Thursday, August 20, 2015


Elisabeth Moss stars in an indie drama titled like a festive sci-fi movie from the 1950s. And I wish it was.  It's an interesting title for a dreary movie full of upscale Caucasian angst.  This is a Millennial's version of a Woody Allen drama that was heavily inspired by psychological Ingmar Bergman movies.  Like Woody Allen's Interiors.  But it's nowhere near as good in the writing or direction. It's just days of whine and neuroses.
Moss, who created a memorable character on Mad Men with her excellent work as Peggy Olson, is very good in this feature.  There are other good actors in the cast.  However, they're playing some annoying upscale young adults who will not shut up with their neurotic complaints while relaxing at a big, comfortable lake house.  These are the kind of people who would find nothing wrong with paying nearly ten bucks for a buttered whole wheat bagel and a medium coffee at Whole Foods, but it would never occur to them to devote a couple of hours each month to doing volunteer work for the needy in financially-challenged neighborhoods.  And that's exactly what they should be doing so they could get over themselves.
If these irritating people were at the Last Supper with Jesus, He would've pulled the waitress aside and whispered "Forget the wine.  Bring me a Scotch.  Straight.  Make it a double.  And separate checks."

The movie opens with Ms. Moss in close-up as Catherine.  She's been crying. She's miserable.  She asks, "Why did you do this to me?"  There's drama regarding her father, apparently a celebrated artist who suffered from depression.  She's spending time with her best friend.  They grew up together but now they've started to grow apart.  They drink  coffee and complain about their love lives.  Two guys are on the scene too.  And there are confusing flashbacks to a previous vacation.  We don't quite learn what the drama regarding the father is -- and we should.  The best friend, Virginia, criticizes her friend, telling the guys "..she's hiding in her father's shadow."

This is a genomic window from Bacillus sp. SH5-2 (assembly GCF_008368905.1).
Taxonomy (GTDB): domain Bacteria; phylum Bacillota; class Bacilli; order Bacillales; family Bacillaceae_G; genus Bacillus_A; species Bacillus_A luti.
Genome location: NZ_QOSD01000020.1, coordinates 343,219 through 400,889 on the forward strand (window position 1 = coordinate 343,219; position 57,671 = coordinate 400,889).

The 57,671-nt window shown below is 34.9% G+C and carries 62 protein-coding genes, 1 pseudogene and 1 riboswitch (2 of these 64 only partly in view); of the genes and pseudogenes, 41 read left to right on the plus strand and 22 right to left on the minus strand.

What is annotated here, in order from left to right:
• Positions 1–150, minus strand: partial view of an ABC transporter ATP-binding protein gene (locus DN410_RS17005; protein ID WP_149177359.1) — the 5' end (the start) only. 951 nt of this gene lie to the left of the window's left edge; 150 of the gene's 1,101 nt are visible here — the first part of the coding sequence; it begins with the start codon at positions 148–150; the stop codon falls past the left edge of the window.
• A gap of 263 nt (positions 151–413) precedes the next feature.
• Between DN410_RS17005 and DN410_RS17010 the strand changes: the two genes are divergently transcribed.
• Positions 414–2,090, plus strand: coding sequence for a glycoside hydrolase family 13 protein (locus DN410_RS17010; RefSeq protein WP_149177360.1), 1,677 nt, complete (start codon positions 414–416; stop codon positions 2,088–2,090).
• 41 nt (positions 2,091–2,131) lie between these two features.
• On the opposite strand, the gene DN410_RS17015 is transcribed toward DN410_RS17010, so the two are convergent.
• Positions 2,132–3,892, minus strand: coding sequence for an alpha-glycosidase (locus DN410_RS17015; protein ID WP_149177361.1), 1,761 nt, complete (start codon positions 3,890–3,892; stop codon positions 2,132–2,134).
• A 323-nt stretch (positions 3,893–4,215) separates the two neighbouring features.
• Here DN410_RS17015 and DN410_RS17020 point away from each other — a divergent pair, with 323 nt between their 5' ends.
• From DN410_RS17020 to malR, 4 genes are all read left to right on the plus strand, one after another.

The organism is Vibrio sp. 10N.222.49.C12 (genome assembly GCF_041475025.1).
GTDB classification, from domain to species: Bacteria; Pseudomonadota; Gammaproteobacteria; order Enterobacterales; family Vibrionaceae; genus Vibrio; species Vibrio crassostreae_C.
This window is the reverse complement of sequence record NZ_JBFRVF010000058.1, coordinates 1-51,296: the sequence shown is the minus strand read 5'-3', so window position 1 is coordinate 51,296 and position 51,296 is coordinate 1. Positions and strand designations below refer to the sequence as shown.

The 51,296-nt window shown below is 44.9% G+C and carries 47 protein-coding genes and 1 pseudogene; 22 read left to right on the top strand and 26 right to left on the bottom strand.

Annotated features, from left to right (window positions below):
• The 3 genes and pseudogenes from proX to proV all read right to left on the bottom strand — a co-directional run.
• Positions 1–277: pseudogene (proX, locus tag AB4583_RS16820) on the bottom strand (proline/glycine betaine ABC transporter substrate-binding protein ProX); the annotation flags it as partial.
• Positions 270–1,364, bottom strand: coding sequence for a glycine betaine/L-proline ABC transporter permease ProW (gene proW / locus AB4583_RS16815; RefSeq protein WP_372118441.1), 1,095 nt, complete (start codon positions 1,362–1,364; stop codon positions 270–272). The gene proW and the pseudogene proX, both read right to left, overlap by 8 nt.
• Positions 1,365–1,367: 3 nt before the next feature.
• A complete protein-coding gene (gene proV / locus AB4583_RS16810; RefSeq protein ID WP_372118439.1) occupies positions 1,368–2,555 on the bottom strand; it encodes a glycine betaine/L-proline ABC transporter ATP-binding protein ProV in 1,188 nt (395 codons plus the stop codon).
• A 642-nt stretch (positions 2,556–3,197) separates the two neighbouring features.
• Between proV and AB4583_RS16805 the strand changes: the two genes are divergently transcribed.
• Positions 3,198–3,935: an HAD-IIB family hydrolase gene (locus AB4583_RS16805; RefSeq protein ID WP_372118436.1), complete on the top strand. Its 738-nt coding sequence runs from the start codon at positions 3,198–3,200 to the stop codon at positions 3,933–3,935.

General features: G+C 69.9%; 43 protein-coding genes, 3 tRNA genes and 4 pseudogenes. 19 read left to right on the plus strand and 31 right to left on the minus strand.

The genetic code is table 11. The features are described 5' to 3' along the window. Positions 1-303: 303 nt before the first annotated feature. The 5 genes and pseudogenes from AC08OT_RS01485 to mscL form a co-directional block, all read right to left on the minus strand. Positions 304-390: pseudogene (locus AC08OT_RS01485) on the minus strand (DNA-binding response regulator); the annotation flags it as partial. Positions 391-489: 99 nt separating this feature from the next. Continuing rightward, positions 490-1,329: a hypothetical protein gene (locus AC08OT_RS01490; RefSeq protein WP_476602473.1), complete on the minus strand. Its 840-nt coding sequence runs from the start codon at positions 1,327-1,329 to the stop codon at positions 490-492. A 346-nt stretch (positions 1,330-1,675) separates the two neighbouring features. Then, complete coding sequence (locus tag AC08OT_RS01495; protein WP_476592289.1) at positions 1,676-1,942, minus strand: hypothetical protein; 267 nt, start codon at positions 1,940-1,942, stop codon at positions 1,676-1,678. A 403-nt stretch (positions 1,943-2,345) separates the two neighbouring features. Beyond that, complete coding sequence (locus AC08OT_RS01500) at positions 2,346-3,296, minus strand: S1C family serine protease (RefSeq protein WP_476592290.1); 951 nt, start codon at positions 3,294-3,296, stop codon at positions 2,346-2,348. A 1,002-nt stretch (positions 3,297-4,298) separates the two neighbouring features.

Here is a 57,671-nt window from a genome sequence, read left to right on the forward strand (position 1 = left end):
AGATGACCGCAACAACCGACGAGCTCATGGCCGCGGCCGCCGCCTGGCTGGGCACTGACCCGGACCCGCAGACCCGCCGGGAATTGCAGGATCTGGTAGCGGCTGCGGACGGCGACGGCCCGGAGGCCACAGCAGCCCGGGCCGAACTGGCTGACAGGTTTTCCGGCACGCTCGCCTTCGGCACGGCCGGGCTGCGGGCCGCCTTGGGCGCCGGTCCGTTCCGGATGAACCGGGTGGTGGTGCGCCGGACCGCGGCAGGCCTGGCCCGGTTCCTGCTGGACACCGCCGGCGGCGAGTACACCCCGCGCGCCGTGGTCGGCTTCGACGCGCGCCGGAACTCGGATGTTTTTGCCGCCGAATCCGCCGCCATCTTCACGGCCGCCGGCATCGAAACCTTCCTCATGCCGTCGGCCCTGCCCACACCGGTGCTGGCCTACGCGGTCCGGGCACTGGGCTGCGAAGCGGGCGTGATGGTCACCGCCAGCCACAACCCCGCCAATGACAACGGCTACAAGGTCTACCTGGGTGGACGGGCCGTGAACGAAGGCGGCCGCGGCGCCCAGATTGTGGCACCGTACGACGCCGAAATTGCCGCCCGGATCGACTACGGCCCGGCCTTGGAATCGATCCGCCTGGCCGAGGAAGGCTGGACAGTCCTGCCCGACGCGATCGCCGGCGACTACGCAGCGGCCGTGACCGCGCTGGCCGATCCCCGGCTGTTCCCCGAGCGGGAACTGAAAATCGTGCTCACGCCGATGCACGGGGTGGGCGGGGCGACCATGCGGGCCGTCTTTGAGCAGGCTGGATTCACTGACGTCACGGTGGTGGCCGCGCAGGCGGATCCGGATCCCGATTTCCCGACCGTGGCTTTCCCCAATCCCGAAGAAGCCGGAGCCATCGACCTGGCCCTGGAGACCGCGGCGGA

They complain, drink coffee.  Complain, drink coffee.  But it is fascinating to watch Moss at work.  She goes from miserable to chipper to caustic and then seems to have a breakdown.  She's had MRIs.  But, as one of males tells her, she's seen several doctors and all her ailments seem to be psychosomatic.  That male is played nicely by handsome Patrick Fugit.  It's good to see him onscreen again.  You may not know the name, but he played the high school rock journalist on the road with a 1970s band called Stillwater in Cameron Crowe's wonderful Almost Famous.  You'll recognize him in the trailer.
Near the end when Moss' character says "I don't deserve this," I felt the same way about having to sit through the picture.  Queen of Earth is a bad title for this film.  Kvetch would be better.  The film opens August 25th.  It runs about 90 minutes.  Good actors, tiresome script.  If you use this as a date movie, you won't get laid.  Not unless your date is a New York shrink.

If want to stay in and rent a classic which has characters who feel they've emotionally or culturally outgrown someone once close, here are 5 DVD Tips: